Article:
In a third project, the researchers designed a prototype system in which the same wristband tag can also be used to give patients access to locked pill cases, known as Mediboxes. The cases are designed with embedded RFID readers that can generate an alert when the time comes for a patient to take a pill. Each interrogator is connected to a microcontroller that regulates which medication is dispensed, and when. Status reports about patients are displayed on the box’s LCD screen for the nurse or caregiver. The system could also be used in a hospital setting, Raad said, though integrating it with a medical facility’s information systems could prove difficult.

Electricity Monitoring and Access-Control Projects

In another proof-of-concept project, KFUPM students were involved in building and testing an innovative system that the university could sell to electricity providers. The system would allow a company to charge individual users for their energy consumption, such as those holding meetings in a particular room at a conference center. The lab purchased a power meter that measures the amount of kilowatts being consumed, which was then connected to a microcontroller. Software written by the lab calculated the balance of a user’s account, based on the level of credit that person carried, and the amount of electricity he consumed.

When the balance became too low, the system would send the user a warning to a mobile phone via text message. The system’s designers used contactless MULTOS smart cards to store the credit balance for paying for electricity. When the building owner wants to utilize specific appliances, he must insert or wave his smart card in the proximity of a smart card reader, and if there is sufficient balance on the card, the appliances will be switched on and the balances will be deducted—much as they are in telecommunications applications.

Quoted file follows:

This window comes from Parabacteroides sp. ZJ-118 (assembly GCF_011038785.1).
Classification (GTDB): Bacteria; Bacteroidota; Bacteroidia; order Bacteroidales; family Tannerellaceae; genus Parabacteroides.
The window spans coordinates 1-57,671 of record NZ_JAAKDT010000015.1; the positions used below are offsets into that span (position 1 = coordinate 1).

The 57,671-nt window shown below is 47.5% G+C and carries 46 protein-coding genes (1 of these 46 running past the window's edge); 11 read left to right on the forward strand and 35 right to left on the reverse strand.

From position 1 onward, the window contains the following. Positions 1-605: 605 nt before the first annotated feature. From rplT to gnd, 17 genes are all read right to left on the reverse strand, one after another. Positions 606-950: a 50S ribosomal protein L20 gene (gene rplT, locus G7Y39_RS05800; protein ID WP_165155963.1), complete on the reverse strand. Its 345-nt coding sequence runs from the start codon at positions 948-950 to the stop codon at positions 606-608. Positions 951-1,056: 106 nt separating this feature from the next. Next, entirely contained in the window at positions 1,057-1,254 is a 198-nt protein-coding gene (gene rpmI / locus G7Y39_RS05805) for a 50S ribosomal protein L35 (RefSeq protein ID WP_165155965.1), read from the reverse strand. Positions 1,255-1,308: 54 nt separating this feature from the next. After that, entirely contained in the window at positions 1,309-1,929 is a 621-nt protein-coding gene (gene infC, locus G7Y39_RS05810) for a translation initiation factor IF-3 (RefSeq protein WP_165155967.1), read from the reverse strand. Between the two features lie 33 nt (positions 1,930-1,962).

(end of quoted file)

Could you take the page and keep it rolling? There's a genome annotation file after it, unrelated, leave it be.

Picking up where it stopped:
In 2002, KFUPM was among the first universities in the region to establish a so-called “smart campus” based on Mifare contactless smart cards. The college has since issued 15,000 cards to its students, faculty and staff members, Raad told attendees, and the same cards are also used for library checkouts, photocopying, printing, meal payments and health services.

According to Raad, students now use these cards to enter authorized buildings and labs 24 hours a day. In the second phase of the project, the university is rolling out readers at classroom doors so students can check in and out of classrooms electronically. When a student moves his card close to an interrogator, the system compares the name associated with that card to that of the class roster, and attendance is taken electronically.